Property market defies undersupply ‘groupthink’

Inflation is slowing even though there’s supposedly a chronic lack of supply

Figures this week show Dublin rent inflation has slowed from 9.6 per cent a year ago to 6.6 per cent. Photograph: Sam Boal/Photocall Ireland

Figures this week show Dublin rent inflation has slowed from 9.6 per cent a year ago to 6.6 per cent. Photograph: Sam Boal/Photocall Ireland

 

“What degree of #groupthink is needed to believe that this is consistent with a chronically undersupplied market,” John McCartney, director of research at estate agents Savills, tweeted last week. He was talking about slowing house prices – the latest official figures suggest they are now rising by just 0.9 per cent on an annual basis, the lowest level in 12 years – and slowing rents.

Figures this week show Dublin rent inflation has slowed from 9.6 per cent a year ago to 6.6 per cent. McCartney’s point is that inflation is slowing in both channels of the property market because supply is catching up with demand despite endless suggestions that we’re way off ever meeting the level of demand required.

McCartney is a bit of a maverick in the estate agents sector and regularly gets hauled over the coals for not talking up the market from an investors’ perspective, which many in his bailiwick seem constitutionally obliged to do.

That said, a question remains over whether supply is driving the slowdown in inflation or whether prices simply can’t go any higher. The Economic and Social Research Institute said last week that “prices are as high as they can possibly go, given affordability in the domestic economy”. There’s a ring of truth to this.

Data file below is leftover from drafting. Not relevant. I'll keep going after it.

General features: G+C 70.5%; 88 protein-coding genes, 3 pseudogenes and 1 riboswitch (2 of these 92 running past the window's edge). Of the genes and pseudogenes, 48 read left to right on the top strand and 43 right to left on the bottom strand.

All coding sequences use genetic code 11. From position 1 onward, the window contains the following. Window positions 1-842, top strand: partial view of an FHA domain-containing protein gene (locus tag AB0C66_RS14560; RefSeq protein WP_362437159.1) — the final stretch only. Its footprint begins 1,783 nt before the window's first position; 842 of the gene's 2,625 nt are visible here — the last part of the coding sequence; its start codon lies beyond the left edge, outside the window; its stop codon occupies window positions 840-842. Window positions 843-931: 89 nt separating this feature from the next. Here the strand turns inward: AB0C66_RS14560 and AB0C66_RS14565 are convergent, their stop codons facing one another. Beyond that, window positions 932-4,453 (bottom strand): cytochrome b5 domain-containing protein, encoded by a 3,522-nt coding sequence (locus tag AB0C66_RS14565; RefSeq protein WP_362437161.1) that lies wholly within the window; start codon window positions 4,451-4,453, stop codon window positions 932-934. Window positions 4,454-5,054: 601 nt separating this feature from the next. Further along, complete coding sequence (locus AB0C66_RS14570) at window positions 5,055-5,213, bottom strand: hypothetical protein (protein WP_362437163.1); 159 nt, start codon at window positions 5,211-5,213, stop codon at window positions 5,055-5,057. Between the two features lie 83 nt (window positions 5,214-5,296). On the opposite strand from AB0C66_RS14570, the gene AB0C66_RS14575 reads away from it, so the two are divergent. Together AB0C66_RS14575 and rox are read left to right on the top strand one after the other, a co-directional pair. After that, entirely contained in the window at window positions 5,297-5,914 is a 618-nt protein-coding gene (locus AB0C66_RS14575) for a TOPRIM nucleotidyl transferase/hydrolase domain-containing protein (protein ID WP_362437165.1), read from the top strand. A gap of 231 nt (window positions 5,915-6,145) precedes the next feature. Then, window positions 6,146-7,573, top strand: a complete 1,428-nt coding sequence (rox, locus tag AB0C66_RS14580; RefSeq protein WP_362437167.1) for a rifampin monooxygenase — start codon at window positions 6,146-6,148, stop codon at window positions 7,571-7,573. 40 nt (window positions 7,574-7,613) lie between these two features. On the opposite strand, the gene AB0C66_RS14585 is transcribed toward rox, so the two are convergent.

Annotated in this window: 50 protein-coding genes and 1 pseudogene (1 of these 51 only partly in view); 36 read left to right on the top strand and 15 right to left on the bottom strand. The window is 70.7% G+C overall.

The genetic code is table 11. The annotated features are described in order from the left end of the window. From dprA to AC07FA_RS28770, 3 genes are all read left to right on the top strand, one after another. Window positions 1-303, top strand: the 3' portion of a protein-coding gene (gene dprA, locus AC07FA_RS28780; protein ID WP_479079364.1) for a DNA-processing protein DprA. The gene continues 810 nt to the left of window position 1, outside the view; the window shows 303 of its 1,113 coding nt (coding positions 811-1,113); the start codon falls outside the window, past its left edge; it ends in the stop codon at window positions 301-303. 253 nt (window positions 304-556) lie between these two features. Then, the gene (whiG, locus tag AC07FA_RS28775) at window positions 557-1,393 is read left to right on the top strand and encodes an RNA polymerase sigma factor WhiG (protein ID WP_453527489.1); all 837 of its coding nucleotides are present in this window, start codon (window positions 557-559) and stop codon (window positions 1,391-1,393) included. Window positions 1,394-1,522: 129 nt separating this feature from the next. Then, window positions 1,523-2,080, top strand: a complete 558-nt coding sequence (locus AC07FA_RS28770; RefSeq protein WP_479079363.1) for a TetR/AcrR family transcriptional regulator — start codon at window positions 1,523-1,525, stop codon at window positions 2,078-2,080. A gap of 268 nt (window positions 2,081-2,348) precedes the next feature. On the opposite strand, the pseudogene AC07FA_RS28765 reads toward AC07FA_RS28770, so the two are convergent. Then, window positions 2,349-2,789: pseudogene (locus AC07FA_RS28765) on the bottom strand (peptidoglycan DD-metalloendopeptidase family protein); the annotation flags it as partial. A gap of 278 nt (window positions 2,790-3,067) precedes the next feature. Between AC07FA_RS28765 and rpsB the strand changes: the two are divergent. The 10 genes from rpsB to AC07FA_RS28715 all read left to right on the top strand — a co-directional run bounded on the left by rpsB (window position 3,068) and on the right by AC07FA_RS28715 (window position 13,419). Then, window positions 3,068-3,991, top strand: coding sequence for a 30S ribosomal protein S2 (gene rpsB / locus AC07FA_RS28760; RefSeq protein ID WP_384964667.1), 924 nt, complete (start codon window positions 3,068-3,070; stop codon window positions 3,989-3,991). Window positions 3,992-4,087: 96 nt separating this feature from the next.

Figures this week from the Residential Tenancies Board suggest average monthly rents in Dublin are now €1,762, well above the highs reached before the housing bubble burst a decade ago. They are also still up 6.6 per cent year on year, well above the Government’s rent cap of 4 per cent, which supposedly applies to most parts of the city.

Either way, economists like to tag these growth numbers to earnings. In other words, if earnings are rising by 3 per cent and rents are rising by 3 per cent then we’re on some sort of sustainable trajectory. We should hit that pretty soon. But who believes it will deliver stability or affordability?

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